As the long, hot, blistering summer days approach, there is simply nothing better than a delectable glass of rosé wine. There is something so satisfying about this pink drink. Simply put, rosé is lively, fun, and delicious. It’s the perfect middle ground for someone who’s torn between the body of a red and the crispness of a white. Before you reach for your next glass though, it might not hurt to know where it comes from, how it’s made, and what the deal is with that unique pink coloring.
Historically, rosé was known as the poor man’s wine, due to people associating it with sweet White Zinfandel or pink Moscato. These days, however, producers are coming out with beautiful and affordable styles that are complex, elegant and deserve praise. We’ve come a long way since the White Zinfandel, often referred to as “blush wine,” days. Now we see a wide variety of rose’s in grocery stores and wine shops. The most popular styles hailing from the South of France in places such as Provence, Tavel, and the Rhone, these wines are bone dry and practically beg for food. From light pink French styles of Bandol rosé to fuller bodied Malbec rosé wine’s, there’s a style to cater to every pallet and occasion.
There is no such thing as a singular rosé grape, rosé is made from just about any kind of red wine varietal you can think of. Grenache, Syrah, Pinot Noir, Tempranillo, Cabernet, Sangiovese; you name it there’s probably rosé made from it. A common misconception is that rosé is a mix of finished red and white wine. [You could go home and try mixing red and white wine, but you will be left disappointed and searching for mouthwash.] There is only one exception to this theory, and that is found in the Champagne region of France. Champagne is the only place in Europe that allows blending of red and white wine for rosé sparkling wine production, it is illegal everywhere else in the EU. In Champagne, blending of white Chardonnay and red Pinot Noir and Pinot Meunier are mixed to make world class sparkling rosé. These sparkling rose wines tend to be richer and fuller bodied than their golden counterparts.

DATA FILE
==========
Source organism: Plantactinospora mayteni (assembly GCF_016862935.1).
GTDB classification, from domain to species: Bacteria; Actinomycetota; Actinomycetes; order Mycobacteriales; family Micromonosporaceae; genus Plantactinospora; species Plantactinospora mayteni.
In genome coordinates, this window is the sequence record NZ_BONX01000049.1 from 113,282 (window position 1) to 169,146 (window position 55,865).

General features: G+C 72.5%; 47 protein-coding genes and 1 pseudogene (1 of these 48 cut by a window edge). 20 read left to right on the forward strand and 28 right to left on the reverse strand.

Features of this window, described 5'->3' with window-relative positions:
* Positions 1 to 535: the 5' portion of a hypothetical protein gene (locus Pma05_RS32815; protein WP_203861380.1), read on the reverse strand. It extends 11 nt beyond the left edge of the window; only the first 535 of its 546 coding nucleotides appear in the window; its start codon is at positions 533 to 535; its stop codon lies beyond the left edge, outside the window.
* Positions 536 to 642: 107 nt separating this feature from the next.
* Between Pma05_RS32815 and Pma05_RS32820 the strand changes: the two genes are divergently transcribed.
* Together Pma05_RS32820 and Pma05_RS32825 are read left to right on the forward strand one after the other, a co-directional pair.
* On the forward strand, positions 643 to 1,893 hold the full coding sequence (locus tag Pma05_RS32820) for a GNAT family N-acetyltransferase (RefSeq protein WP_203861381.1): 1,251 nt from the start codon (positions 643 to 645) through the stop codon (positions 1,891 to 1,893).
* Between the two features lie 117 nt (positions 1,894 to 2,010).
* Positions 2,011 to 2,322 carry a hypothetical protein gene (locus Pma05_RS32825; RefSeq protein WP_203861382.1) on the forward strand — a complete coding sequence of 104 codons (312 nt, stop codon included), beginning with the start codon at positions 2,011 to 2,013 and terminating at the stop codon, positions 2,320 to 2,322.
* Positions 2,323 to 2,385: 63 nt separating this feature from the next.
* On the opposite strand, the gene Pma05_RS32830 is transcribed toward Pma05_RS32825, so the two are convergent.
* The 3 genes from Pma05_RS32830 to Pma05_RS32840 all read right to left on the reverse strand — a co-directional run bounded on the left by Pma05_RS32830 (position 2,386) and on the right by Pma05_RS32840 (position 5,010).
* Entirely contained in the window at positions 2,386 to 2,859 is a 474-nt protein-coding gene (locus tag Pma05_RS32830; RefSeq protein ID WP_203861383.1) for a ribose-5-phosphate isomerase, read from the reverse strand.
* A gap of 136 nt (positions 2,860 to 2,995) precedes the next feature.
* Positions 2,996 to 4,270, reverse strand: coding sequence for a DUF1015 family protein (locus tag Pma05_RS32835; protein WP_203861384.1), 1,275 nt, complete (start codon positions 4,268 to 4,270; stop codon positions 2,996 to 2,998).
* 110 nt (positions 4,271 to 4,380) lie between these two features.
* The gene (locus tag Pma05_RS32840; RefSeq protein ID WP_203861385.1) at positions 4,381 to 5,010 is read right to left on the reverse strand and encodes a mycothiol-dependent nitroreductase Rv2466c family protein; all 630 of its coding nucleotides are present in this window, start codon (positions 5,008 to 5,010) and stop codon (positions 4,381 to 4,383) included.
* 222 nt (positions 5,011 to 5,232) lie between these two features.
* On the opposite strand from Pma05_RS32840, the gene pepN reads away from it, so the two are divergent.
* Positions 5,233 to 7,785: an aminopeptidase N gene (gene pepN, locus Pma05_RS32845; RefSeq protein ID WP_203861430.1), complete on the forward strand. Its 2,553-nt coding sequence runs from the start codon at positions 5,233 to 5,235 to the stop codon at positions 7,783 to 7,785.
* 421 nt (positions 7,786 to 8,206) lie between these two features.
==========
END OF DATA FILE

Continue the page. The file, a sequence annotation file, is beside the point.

An alternate means for making rose is theSaignée (san-yay) method. Saignée translates to bleeding in French. This method happens during the first couple hours of red wine production. A small amount of the red wine juice is taken away to a new vat to be “bled off.” This is the method where the skins contact “bleeds” into the free flowing juice. This “bleeding” method allows just the right amount of time to color the wine and is often done within the first couple hours of making the wine. This bleeding process helps to concentrate the wine, giving lush, hearty flavor.
The most common form of rosé production is known as the maceration method. In this method, red grapes are crushed and the juice is left in contact with the skin for a minimal amount of time. Just enough time to color the wine pink. The longer the juice remains in contact with the skins, the deeper red the color of the wine will be. This coloring is often left to the winemaker’s discretion.
Rosé comes in a variety of styles and color ranges and may be presented in the still or sparkling form. These wines range from light to full body with vibrant colors ranging from pale pink to deep salmon to orange that can be found in every corner of the world. Rose is meant for youthful consumption and should be served ice cold in a white wine glass. Rosé is soft, intriguingly perfumed, and dry enough to be the perfect complement for light to medium fare. Some common flavor profiles are strawberry, melon, rose petal, raspberry, and citrus zest it. It is a sommelier and wine aficionado’s dream when it comes to pairing with food. It is traditionally paired best with any warm climate cuisine such as olives, fresh tomato, basil, but can also stand up to heavier fare such as grilled pork or chicken. Some great pairings are charcuterie, Mediterranean cuisine, salads, oysters, crab, and fish. It is also the ideal wine to bring to brunch. Rosé and eggs for the win!
Whether it’s still, sparkling, or slightly effervescent, rosé is an instant crowd pleaser and your new go to wine to bring to any social gathering. Rosé is the beverage that you can sit on the patio and drink all day long. Rosé is the best of both worlds, now go find a patio and a glass of Provencal Rosé and start sipping. Simply because life is better when viewed through rosé colored glasses.
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